If you are from Argentina, then you must have heard at least once from Juana Molina, especially if you’re also called Juana, like me. I remember that every time a friend’s mother saw me, she used to tell me: “Here comes Juana and her sisters!” Only two years ago I found out that she wasn’t referring to my real sisters, but to Juana Molina’s old TV show, Juana y sus hermanas.
I still can’t remember when or why I was once interested to listen to her music, but I know that my admiration towards her has only increased since then and that, no matter how cliché this phrase is, her music speaks to me like no other. Although many artists use looping, her songs are different for depending on it while still being able to sound organic. Her electro-folk is both serene and eccentric, while her voice can be soft but also hypnotizing in order to fuse with the rest of the instruments (which are all recorded by herself in her house) and become another one.
I’ve always thought of her music as a perfect autumn day: its mild brightness is warm enough to soften the slightly cold temperatures, and as it advances and develops slowly, just like the brown leaves fall unhurriedly from trees, you suddenly realize that the song has finished after all its splendor and that the branches are naked. It has its variations too: “Lo dejamos” is nocturne and lets the bad-tempered woman show up, while “Las culpas” sounds like the previous thunders before the storm begins.
On August 12th, Molina announced the release of her upcoming album, Wed 21, due out this October. In her new track, “Eras”, she neatly compressed all her creativity in just four minutes. As she repeats a catchy “Come, come quickly” – no matter how much I enjoy listening to Juana Molina, this is the first time I can call one of her songs catchy – she introduces us to an unknown playful facet of her.
After waiting her comeback so eagerly, I have to say that I didn’t expect it at all that it would be so immediate. Earlier this year, she said on an interview in the program Vivo en Argentina that it was very probable that the album wouldn’t be released in 2013. Besides, she was later back on TV to be part of a commercial for Claro, a mobile network company, once again performing the characters of Juana y sus hermanas—that was enough for her music’s fans to fear the worst.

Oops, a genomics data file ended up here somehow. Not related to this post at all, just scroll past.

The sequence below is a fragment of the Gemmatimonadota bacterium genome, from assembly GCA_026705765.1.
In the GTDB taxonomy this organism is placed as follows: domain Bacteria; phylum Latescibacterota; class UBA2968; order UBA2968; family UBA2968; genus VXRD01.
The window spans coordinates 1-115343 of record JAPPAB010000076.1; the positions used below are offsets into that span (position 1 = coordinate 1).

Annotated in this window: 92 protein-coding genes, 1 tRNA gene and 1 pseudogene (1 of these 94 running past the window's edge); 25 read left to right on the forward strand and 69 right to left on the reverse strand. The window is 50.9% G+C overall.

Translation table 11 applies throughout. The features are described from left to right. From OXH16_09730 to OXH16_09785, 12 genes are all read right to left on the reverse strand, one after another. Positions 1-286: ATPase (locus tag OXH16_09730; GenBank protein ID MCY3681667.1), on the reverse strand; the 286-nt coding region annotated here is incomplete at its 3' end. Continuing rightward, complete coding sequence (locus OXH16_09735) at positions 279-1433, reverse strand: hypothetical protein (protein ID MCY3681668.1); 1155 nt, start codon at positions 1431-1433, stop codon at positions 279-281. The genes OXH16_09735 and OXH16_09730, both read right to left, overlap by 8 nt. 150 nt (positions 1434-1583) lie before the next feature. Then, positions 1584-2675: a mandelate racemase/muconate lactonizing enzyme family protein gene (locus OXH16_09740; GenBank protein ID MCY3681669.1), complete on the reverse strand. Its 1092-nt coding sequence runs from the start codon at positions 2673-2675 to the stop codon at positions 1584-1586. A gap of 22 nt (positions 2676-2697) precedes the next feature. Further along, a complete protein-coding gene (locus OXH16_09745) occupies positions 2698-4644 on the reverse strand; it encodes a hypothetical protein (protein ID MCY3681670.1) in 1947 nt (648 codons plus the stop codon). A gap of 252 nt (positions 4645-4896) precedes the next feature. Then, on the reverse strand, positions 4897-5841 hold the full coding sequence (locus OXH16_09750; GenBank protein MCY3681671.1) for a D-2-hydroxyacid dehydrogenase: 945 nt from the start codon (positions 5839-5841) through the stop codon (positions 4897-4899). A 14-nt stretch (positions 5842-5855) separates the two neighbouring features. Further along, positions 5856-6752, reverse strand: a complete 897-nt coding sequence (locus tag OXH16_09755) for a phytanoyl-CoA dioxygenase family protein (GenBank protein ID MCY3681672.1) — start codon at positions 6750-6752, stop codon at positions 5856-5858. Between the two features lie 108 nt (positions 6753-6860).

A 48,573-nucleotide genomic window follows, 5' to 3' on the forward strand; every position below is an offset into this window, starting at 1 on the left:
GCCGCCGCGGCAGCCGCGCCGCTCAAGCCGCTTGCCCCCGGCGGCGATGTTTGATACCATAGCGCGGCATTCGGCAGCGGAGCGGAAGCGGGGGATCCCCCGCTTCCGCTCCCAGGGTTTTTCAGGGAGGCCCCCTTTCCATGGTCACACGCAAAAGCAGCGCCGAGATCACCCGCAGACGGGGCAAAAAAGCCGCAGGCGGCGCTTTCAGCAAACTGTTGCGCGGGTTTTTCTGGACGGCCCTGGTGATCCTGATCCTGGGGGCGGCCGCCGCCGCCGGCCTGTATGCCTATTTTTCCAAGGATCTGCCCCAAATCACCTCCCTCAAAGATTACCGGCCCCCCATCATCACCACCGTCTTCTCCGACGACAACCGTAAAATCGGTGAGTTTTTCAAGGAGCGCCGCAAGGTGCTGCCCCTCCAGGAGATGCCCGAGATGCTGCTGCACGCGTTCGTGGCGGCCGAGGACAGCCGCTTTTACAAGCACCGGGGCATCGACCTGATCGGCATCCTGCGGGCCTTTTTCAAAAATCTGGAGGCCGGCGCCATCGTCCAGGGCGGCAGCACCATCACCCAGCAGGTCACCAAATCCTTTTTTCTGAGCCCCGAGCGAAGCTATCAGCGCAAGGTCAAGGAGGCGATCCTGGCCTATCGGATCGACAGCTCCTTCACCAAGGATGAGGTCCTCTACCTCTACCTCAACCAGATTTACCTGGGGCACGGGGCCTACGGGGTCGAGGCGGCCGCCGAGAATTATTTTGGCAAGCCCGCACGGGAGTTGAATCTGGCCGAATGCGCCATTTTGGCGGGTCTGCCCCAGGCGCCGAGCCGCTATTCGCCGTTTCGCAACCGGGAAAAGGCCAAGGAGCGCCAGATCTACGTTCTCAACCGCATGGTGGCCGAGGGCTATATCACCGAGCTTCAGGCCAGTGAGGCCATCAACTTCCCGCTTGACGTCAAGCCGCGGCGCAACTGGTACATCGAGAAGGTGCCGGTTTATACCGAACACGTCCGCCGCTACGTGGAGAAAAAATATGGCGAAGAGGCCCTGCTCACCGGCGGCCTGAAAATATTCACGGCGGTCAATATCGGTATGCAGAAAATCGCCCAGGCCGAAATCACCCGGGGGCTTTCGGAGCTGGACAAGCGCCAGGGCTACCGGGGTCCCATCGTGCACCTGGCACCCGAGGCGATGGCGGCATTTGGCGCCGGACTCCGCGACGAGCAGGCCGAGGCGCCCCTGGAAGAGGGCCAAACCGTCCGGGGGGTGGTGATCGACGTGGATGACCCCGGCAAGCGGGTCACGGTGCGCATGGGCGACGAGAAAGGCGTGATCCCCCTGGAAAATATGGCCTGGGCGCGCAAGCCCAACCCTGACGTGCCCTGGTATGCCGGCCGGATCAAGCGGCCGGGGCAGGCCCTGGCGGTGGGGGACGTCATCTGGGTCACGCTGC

But it isn’t only the music that I’m willing to listen to. Wed 21 will be the first album that Juana Molina will release since I started listening to her. Although I already know that she is more acclaimed abroad that in her home country, I’m excited to experience the day-to-day of the response to her new music, with all the articles that releasing an album involves. This week, I’ve seen in the most respected and popular music sites the announcement of her return as if she was simply another artist—and not an exotic creature from the south as I expected—while her listeners from all around the world showed in social networks how glad they were to hear from her again.
Juana Molina means for me a lot more than simply music for a mysterious reason that not even myself know. I could say that she is my hero; I admire her for all that she had to go through; for showing her deepness in her gentle melodies, for enduring and going against all the negative forecasts and for achieving what no other Argentine artist could ever achieve: to be part of the international music scene. If you’re from Latin America, then I’m sure that you can understand my enthusiasm, since our musicians are never recognized internationally—no matter how good they are. Therefore, it’s inevitable for me to worry about other people’s opinions on her upcoming album, and to cross my fingers for her to be acclaimed once again.
Although I’m nervous learning about how she has evolved in these five years and the repercussions that Wed 21 will have, I’m also certain that she is devoted to music, after she chose it over an easy and guaranteed future as an actress. In every album that she has released, she was able to recreate herself to embody an innovative, genuine, and introspective woman, and I don’t have any doubt that she will do it again.
// Moving Pixels
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